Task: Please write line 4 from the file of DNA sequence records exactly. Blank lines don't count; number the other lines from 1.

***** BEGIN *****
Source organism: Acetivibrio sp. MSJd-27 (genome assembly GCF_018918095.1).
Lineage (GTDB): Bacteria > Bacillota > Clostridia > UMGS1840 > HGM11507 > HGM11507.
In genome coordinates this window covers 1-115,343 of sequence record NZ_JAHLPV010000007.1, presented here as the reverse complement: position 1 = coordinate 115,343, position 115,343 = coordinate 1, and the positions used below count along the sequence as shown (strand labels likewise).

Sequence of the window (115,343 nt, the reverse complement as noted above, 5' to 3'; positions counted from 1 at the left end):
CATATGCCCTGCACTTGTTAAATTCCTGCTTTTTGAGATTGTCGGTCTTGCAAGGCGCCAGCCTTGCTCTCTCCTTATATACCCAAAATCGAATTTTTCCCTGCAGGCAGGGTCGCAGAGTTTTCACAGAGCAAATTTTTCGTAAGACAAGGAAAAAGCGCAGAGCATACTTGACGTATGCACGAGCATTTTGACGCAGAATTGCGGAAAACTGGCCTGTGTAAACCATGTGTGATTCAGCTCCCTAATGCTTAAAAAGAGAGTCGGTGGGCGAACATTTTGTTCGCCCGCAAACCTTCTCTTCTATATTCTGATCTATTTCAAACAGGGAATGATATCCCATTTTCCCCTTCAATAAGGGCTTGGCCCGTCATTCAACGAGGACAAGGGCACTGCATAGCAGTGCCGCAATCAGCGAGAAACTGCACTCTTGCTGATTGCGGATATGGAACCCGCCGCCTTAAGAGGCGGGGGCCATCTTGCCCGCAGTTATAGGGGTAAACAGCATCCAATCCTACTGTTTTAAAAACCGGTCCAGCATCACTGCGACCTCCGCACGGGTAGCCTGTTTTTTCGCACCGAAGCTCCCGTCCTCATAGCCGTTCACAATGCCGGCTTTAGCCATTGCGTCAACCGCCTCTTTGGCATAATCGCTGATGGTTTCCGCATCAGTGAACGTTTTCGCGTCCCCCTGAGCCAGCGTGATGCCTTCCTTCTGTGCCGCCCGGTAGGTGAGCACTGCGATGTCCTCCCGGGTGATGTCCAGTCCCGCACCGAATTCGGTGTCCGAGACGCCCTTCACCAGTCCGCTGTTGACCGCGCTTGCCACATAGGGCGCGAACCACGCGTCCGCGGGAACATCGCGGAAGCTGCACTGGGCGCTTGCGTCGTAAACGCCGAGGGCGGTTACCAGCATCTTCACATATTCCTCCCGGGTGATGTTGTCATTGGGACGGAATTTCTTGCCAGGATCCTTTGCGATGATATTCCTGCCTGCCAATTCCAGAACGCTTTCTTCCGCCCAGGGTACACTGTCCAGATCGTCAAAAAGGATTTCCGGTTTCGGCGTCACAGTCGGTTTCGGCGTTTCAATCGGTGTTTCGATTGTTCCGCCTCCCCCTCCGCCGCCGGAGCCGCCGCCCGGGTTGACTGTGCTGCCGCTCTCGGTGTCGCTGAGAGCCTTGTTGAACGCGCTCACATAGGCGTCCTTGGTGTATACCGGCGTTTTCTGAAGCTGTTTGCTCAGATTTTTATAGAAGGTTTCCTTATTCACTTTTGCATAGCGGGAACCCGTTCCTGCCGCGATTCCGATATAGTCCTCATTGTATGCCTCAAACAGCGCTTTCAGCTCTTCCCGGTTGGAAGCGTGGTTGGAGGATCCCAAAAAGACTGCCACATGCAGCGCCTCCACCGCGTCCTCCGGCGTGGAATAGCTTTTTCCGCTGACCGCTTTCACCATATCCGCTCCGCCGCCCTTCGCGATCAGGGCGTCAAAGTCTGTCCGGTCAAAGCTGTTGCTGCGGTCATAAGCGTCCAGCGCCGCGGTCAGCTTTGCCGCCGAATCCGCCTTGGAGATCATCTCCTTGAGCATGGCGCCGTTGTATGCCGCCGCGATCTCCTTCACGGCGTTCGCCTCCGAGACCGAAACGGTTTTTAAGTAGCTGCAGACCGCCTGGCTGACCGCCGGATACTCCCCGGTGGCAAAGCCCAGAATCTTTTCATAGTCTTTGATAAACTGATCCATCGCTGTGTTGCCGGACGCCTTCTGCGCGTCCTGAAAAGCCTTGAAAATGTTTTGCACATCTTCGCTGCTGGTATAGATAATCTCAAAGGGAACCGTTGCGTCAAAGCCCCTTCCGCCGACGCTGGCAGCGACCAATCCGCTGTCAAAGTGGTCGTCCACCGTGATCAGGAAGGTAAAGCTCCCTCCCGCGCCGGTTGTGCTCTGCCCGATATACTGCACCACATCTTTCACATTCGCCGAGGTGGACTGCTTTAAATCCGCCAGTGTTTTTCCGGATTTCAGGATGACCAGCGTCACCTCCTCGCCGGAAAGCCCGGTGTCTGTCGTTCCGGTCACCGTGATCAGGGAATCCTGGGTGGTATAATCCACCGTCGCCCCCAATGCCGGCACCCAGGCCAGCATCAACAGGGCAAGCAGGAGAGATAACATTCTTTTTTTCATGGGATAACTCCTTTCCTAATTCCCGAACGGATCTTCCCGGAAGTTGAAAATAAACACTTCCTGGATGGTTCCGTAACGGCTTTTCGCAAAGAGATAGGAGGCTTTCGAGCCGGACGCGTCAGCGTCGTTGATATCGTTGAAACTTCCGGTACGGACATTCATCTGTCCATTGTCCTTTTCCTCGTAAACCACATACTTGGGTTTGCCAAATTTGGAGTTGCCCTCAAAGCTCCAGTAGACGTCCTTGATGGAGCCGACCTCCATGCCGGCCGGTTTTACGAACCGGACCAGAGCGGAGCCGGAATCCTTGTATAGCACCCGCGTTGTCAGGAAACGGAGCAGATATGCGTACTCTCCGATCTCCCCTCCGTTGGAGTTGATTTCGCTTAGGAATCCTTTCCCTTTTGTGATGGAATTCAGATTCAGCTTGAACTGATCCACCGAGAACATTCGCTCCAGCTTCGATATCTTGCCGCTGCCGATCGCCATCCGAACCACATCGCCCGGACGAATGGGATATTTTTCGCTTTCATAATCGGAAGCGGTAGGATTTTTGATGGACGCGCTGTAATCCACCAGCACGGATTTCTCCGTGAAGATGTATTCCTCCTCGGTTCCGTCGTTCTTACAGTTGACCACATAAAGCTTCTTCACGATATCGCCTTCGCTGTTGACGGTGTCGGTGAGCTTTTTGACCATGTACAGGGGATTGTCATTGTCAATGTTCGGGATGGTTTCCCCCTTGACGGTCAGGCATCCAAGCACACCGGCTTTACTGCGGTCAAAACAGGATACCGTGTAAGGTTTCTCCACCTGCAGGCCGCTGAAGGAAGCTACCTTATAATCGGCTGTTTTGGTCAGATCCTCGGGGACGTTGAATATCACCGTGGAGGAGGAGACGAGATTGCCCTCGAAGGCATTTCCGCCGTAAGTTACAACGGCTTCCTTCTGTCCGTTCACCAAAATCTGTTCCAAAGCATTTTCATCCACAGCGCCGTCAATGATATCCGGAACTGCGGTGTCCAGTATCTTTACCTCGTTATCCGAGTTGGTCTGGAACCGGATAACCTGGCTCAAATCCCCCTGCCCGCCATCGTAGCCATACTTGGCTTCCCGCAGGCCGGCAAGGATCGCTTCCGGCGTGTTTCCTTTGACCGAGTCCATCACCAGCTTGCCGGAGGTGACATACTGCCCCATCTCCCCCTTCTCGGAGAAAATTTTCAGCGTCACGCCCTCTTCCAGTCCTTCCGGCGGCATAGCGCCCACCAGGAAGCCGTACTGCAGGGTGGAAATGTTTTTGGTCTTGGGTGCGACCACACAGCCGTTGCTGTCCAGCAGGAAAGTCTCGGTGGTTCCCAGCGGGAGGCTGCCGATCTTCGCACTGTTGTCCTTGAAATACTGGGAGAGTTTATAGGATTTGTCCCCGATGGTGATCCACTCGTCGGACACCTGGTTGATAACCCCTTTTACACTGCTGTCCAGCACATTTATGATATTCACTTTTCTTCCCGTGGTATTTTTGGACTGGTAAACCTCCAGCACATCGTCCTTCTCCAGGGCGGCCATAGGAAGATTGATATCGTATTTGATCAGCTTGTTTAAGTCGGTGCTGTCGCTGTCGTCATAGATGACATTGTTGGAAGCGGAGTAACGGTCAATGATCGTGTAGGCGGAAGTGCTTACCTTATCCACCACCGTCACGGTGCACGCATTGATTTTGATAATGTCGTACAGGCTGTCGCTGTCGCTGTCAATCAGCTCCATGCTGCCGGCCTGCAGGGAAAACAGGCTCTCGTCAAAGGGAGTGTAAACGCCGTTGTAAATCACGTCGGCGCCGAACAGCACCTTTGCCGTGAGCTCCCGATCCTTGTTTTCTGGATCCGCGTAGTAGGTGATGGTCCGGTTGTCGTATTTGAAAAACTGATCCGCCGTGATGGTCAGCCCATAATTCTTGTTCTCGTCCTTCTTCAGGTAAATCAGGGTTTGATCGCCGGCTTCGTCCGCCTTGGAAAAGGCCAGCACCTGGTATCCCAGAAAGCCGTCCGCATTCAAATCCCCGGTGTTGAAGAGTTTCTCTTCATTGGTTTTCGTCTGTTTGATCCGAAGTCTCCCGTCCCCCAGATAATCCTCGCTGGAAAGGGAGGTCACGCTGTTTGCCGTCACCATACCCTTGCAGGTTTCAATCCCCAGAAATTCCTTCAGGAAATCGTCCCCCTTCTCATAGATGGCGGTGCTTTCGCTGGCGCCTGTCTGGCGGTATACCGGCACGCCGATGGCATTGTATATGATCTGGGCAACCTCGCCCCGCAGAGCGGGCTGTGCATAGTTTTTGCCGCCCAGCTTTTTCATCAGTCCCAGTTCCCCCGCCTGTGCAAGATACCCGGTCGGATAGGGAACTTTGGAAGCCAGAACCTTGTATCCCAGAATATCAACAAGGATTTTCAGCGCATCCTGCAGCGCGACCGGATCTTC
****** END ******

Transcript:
Sequence of the window (115,343 nt, the reverse complement as noted above, 5' to 3'; positions counted from 1 at the left end):